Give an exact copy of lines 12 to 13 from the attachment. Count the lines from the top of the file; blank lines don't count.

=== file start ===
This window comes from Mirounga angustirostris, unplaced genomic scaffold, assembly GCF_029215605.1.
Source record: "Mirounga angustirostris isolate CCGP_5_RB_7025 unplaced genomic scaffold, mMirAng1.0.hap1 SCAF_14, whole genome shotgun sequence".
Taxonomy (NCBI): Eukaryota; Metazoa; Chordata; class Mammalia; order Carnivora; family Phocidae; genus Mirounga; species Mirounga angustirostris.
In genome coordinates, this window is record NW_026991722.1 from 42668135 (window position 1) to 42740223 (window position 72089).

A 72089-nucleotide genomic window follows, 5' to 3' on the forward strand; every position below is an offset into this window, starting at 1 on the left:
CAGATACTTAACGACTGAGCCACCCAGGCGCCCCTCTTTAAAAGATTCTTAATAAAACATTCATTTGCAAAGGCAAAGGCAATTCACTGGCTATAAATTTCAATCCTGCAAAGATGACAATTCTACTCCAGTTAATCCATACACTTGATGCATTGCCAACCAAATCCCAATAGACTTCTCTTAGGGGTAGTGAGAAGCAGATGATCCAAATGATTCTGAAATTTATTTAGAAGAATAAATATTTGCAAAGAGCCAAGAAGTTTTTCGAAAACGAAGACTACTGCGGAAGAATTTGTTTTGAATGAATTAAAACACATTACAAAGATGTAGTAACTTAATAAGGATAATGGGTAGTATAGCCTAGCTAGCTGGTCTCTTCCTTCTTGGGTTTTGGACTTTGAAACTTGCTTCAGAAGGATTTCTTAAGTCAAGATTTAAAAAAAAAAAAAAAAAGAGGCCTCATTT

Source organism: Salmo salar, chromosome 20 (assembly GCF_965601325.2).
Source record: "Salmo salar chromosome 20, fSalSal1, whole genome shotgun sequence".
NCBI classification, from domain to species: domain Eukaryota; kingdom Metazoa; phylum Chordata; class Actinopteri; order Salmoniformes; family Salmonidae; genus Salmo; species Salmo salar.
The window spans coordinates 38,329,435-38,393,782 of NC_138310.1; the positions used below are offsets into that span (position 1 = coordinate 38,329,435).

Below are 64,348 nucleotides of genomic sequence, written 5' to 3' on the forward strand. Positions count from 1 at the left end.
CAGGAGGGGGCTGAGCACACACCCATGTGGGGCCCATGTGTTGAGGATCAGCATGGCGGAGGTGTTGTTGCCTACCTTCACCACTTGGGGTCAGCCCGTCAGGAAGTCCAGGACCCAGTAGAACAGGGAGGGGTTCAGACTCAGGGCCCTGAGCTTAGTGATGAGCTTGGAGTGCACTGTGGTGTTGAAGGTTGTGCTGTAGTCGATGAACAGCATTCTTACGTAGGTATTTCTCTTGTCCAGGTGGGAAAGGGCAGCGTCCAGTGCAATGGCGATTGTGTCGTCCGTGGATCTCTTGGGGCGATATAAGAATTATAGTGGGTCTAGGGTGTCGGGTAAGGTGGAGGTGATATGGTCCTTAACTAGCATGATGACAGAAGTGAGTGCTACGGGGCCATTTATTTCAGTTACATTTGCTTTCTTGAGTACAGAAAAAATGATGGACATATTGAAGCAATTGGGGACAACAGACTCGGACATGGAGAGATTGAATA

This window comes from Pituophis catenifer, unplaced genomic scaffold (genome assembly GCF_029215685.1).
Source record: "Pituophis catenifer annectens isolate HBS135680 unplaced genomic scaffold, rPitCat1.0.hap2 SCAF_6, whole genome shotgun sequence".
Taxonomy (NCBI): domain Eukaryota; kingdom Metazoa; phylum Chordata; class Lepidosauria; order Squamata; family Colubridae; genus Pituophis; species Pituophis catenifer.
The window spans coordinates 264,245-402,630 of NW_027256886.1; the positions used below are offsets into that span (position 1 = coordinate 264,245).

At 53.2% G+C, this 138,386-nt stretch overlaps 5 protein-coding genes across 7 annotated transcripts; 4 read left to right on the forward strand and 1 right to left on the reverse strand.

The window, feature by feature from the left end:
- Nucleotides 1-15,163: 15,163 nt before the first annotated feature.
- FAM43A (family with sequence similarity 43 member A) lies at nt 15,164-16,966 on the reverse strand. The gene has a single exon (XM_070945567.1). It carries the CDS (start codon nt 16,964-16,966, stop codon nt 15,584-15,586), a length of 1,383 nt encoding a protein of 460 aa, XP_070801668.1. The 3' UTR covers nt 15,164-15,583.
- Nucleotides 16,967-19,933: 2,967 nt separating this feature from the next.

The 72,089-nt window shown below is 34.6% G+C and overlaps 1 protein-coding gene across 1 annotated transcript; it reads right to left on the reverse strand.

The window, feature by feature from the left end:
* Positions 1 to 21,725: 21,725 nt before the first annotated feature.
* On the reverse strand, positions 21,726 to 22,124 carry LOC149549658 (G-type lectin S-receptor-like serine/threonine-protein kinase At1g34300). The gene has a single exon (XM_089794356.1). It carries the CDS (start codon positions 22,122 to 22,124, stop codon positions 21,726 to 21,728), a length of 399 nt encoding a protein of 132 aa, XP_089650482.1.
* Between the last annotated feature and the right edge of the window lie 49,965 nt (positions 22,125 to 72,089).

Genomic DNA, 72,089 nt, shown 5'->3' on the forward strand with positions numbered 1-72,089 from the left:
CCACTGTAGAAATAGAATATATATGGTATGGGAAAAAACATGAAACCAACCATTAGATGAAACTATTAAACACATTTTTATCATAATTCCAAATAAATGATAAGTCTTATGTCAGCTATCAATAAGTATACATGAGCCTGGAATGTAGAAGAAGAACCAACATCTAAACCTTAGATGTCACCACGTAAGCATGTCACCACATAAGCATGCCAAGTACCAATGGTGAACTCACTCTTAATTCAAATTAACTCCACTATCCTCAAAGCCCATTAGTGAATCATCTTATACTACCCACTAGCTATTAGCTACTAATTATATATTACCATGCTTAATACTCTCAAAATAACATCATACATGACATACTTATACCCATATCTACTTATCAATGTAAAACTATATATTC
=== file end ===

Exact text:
CAGGAGGGGGCTGAGCACACACCCATGTGGGGCCCATGTGTTGAGGATCAGCATGGCGGAGGTGTTGTTGCCTACCTTCACCACTTGGGGTCAGCCCGTCAGGAAGTCCAGGACCCAGTAGAACAGGGAGGGGTTCAGACTCAGGGCCCTGAGCTTAGTGATGAGCTTGGAGTGCACTGTGGTGTTGAAGGTTGTGCTGTAGTCGATGAACAGCATTCTTACGTAGGTATTTCTCTTGTCCAGGTGGGAAAGGGCAGCGTCCAGTGCAATGGCGATTGTGTCGTCCGTGGATCTCTTGGGGCGATATAAGAATTATAGTGGGTCTAGGGTGTCGGGTAAGGTGGAGGTGATATGGTCCTTAACTAGCATGATGACAGAAGTGAGTGCTACGGGGCCATTTATTTCAGTTACATTTGCTTTCTTGAGTACAGAAAAAATGATGGACATATTGAAGCAATTGGGGACAACAGACTCGGACATGGAGAGATTGAATA

This window comes from Pituophis catenifer, unplaced genomic scaffold (genome assembly GCF_029215685.1).